Marijuana and Cannabis News
With April 20th, or 4/20, falling on a Saturday this year, the annual pot smokers' holiday saw events, festivals, and concerts crop up in cities and states across the country in celebration of all things cannabis.
With a recent Pew Research Center poll showing a 52% majority of Americans polled being in favor of legalizing pot, and with new medical marijuana legalization bills underway in ten states, a lot of critical eyes were on the weed scene this past weekend.
Some folks, like a group of activists in Missouri, opted to skip festivals and parties and instead, use the awareness of the date to push for marijuana legislation reform in their own backyards. About 900 miles north, in Niagara Falls, NY, over 50 pro-marijuana activists spent their April 20th marching down Clifton Street to hold their 10th annual anti-prohibition rally in Queen Victoria Park.
The organizer of the rally, Regent Labbe, summed up his group's intent by saying, "We have to dispel the stereotype and show that we are active members of the community and are willing to fight for our rights. We aren't criminals. We're a bunch of peaceful people."
But with the number of admitted marijuana users growing with each new piece of legislation, for every well-intended activist working hard to legitimize the mainstream view of marijuana, there seems to be a YouTube celebrity or local loudmouth willing to set the movement back a step by living up to every negative stereotype we face in the cannabis community.
Campus Police at UC Santa Cruz in California confiscated a whopping 2.5 pound joint from a man who had set up a booth at the gathering to showcase his ridiculous doobie. Decriminalization laws in California allow adults to possess up to an ounce of pot before facing arrest, but the owner of the giant joint - who somehow avoided being arrested - can be seen and heard threatening the officers with a lawsuit, of all things.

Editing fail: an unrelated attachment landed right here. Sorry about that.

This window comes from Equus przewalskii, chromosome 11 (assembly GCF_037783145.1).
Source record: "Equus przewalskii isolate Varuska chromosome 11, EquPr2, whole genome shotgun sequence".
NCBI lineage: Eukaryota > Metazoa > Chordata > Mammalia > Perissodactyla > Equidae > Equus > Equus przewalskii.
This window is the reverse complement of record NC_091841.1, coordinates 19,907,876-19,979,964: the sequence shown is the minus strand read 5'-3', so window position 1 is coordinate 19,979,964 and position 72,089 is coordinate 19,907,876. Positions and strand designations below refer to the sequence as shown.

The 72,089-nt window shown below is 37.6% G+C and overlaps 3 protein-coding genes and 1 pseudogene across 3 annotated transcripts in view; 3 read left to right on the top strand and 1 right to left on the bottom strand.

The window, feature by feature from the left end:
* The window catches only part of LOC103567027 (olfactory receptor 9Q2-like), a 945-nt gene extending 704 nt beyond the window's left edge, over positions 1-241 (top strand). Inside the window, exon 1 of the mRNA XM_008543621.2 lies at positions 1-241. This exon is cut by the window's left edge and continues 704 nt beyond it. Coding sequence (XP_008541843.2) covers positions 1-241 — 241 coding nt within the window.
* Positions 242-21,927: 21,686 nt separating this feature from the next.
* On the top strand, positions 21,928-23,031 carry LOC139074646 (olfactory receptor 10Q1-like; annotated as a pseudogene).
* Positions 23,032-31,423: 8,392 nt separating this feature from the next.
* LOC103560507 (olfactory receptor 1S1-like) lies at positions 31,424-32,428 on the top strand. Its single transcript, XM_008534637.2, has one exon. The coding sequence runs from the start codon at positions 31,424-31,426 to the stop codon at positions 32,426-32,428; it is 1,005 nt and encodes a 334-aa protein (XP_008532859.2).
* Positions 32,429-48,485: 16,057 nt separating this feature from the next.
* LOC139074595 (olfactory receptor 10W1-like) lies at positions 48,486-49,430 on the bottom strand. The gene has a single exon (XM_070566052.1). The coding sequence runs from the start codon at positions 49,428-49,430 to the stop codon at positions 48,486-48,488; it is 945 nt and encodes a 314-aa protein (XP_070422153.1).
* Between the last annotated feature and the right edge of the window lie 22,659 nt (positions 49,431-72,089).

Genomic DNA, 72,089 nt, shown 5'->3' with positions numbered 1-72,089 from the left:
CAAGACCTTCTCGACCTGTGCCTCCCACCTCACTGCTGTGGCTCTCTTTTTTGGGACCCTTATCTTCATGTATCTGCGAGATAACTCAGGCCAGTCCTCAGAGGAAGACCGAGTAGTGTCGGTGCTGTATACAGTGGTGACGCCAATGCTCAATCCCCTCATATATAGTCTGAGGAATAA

While authorities and school officials typically turn a blind eye to the one-day-a-year festivities, they claim to have witnessed a growing criminal element to the event. Campus police chief, Nader Oweis, was quoted earlier in the month, citing reports of rapes and thefts in recent years at the normally peace-filled party.
500 miles south of Santa Cruz, concert-goers braved the sweltering desert heat at the famed Coachella Music Festival to spend their 4/20 crowding stages to see performances by acts like Franz Ferdinand, 2 Chainz, and The Dropkick Murphy's. Surely, plenty of people brought their own weed to the concert, but nobody could have expected to be hooked up with some dank by Queens, NY hip-hop artist, Action Bronson.
But sure enough, during his 2pm set, the heavyweight rap star revealed a white trash bag full of what appeared to be green prescription bottles - a common packaging method for medical marijuana - and began tossing free grams of top shelf herb into the crowd. When authorities took the stage to stop him, he threw the entire trash bag into the crowd.
In a tweet that has since been deleted, Bronson boasted:
I threw out 4 Oz's at Coachella on 420
-- BAM VAN DAM (@ActionBronson)
Among the most commonly used arguments against medical marijuana legalization is that it will "inevitably end up in the hands of children". Stories of parents and school officials confiscating "pill bottles full of weed" from underage kids are cited often, and what went down at Coachella only adds fuel to the fire for prohibitionists.
There is already an imbalance in mainstream news reporting when it comes to weed, and headlines like Coachella, Santa Cruz, and the tragic events that went down in Denver are sure to trump the feel good stories out of Kansas City and Niagara Falls, and everywhere else that cannabis enthusiasts gathered peacefully and without incident.
You know what they say - a joint isn't news, but a joint on fire is.